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καί τινα ὁδὸν κτλ.: Hesiod OD. 290 μακρὸς δὲ καὶ ὄρθιος οἶμος ἐς αὐτὴν | καὶ τρηχὺς κτλ. The last two words account for the marginal addition καὶ τραχεῖαν in A.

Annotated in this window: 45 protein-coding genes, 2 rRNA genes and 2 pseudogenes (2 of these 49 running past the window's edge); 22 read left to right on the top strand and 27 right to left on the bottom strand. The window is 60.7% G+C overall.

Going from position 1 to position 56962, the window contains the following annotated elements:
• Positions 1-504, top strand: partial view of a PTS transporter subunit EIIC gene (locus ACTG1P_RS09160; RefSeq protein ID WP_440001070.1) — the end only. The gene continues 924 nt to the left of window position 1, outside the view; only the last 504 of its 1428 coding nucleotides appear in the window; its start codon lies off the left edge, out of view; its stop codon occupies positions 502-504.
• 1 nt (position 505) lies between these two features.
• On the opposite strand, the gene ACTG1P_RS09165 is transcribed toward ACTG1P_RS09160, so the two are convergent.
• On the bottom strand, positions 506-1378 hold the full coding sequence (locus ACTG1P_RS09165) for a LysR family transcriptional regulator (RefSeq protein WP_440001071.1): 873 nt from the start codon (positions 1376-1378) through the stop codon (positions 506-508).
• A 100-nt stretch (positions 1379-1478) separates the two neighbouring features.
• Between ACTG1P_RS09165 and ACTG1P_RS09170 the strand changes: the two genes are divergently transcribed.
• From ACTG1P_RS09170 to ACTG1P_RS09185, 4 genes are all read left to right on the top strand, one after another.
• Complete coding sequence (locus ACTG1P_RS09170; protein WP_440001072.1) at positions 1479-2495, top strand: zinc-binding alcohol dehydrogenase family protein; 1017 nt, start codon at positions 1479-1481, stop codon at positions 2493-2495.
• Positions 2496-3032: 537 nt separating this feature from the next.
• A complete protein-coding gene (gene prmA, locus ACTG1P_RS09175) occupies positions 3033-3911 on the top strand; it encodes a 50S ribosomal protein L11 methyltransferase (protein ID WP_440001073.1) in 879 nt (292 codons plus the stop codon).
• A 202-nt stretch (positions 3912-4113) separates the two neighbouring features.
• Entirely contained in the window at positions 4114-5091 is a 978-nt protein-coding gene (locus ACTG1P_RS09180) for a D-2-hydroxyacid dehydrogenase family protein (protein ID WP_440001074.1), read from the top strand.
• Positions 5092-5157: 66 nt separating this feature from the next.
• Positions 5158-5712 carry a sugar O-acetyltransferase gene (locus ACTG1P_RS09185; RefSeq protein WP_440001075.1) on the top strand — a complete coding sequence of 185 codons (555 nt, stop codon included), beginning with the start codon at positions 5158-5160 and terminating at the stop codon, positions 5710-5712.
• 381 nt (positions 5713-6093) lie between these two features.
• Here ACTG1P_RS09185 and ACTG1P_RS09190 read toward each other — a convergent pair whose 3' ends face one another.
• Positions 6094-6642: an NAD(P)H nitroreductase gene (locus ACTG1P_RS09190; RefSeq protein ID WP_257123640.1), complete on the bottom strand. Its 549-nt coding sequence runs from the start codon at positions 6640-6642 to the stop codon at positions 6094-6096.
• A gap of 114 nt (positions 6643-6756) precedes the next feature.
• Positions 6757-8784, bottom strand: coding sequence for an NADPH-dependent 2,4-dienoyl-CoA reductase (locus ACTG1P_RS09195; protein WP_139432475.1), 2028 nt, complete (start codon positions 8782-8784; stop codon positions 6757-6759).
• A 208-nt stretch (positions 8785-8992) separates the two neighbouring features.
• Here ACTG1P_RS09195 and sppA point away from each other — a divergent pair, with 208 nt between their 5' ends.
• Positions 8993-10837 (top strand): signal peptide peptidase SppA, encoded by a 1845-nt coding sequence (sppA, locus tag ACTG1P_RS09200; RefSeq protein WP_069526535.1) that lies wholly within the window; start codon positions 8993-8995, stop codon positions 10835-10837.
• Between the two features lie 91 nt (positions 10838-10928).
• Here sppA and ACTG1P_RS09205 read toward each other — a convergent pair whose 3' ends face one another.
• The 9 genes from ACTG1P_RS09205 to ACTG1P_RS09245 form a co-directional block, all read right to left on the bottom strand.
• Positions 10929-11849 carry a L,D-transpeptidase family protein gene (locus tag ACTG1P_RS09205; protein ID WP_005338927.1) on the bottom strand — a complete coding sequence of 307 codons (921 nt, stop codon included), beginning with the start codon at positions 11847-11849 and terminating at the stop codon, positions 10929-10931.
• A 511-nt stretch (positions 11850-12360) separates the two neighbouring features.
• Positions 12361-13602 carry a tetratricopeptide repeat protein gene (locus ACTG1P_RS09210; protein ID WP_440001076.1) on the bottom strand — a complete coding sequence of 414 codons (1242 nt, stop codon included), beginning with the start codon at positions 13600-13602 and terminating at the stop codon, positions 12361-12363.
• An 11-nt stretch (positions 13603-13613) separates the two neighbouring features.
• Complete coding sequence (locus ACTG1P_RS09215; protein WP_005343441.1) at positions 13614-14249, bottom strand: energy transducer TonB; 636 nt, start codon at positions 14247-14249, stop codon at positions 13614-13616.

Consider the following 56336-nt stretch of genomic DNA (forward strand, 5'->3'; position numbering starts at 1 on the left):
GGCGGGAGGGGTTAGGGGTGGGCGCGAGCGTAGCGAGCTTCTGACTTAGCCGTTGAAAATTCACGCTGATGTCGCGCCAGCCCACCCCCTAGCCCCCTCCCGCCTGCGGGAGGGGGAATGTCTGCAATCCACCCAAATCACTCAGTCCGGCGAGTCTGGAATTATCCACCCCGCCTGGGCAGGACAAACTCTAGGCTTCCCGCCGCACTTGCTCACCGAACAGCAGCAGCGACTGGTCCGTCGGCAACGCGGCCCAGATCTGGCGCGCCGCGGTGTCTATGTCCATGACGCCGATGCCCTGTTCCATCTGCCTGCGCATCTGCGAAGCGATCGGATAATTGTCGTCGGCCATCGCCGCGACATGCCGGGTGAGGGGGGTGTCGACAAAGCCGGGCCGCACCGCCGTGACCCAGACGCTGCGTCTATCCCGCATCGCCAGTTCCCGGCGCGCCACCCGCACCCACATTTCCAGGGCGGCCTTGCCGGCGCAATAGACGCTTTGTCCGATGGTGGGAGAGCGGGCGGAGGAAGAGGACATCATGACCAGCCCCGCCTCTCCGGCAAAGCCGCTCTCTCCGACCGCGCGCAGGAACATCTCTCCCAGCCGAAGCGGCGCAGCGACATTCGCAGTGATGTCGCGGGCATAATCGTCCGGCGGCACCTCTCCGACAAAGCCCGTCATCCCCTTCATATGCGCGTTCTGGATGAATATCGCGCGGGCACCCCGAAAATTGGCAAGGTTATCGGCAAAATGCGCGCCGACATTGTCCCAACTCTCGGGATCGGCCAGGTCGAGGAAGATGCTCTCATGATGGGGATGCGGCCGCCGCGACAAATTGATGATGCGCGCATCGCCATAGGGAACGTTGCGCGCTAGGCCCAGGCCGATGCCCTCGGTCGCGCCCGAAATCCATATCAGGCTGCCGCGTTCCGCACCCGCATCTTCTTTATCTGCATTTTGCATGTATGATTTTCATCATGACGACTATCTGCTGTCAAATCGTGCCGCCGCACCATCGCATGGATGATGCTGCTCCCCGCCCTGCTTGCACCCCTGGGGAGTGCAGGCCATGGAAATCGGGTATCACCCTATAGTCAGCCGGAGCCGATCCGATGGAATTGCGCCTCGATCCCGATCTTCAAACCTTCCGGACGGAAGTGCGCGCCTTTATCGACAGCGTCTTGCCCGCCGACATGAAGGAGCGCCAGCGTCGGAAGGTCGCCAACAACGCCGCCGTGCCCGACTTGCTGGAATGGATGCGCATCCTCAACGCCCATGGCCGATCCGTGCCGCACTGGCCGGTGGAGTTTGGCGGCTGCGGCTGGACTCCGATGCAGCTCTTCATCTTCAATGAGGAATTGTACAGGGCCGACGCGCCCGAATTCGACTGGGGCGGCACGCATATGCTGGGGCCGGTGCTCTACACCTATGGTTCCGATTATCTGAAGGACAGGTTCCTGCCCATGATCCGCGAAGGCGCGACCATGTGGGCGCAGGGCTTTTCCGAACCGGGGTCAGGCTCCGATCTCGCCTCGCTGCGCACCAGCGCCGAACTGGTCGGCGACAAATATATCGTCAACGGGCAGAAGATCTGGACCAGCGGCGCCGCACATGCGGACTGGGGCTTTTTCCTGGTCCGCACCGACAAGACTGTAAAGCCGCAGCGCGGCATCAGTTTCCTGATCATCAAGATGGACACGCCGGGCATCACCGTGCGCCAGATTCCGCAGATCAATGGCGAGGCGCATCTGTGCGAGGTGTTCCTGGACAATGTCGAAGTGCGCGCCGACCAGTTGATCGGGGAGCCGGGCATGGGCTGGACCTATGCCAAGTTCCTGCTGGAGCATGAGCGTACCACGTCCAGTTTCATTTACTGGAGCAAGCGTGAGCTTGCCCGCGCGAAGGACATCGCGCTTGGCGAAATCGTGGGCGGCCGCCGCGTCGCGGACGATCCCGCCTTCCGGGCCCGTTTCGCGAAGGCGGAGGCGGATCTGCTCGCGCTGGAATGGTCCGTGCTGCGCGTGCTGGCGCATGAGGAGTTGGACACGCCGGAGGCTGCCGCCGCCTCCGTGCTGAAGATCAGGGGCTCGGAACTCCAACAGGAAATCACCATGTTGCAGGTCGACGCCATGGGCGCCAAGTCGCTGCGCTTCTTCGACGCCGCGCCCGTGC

, E 26 λιστοὶ -- ἁμάρτῃ. See cr. n. The words are spoken by Phoenix to Achilles in Il. IX 497—501. Plato edits the lines to suit his own purposes. For λιστοί our text of Homer has στρεπτοί. The word λιστοί (though implied in ἄλλιστος, τρίλλιστος) does not occur elsewhere, a fact which is strongly in favour of its genuineness here. We must suppose that the recension which Plato used had λιστοί. The theology contained in these lines meets us continually in ancient literature: cf. also the words of the king in Hamlet III 3 “And what's in prayer but this twofold force To be forestalled ere we come to fall Or pardoned being down?” Plato expresses his dissent in Laws 716 E ff., 905 D: in Alc. II 149 E we read οὐ γὰρ οἶμαι τοιοῦτόν ἐστι, τὸ τῶν θεῶν ὥστε ὑπὸ δώρων παράγεσθαι οἶον κακὸν τοκιστήν.

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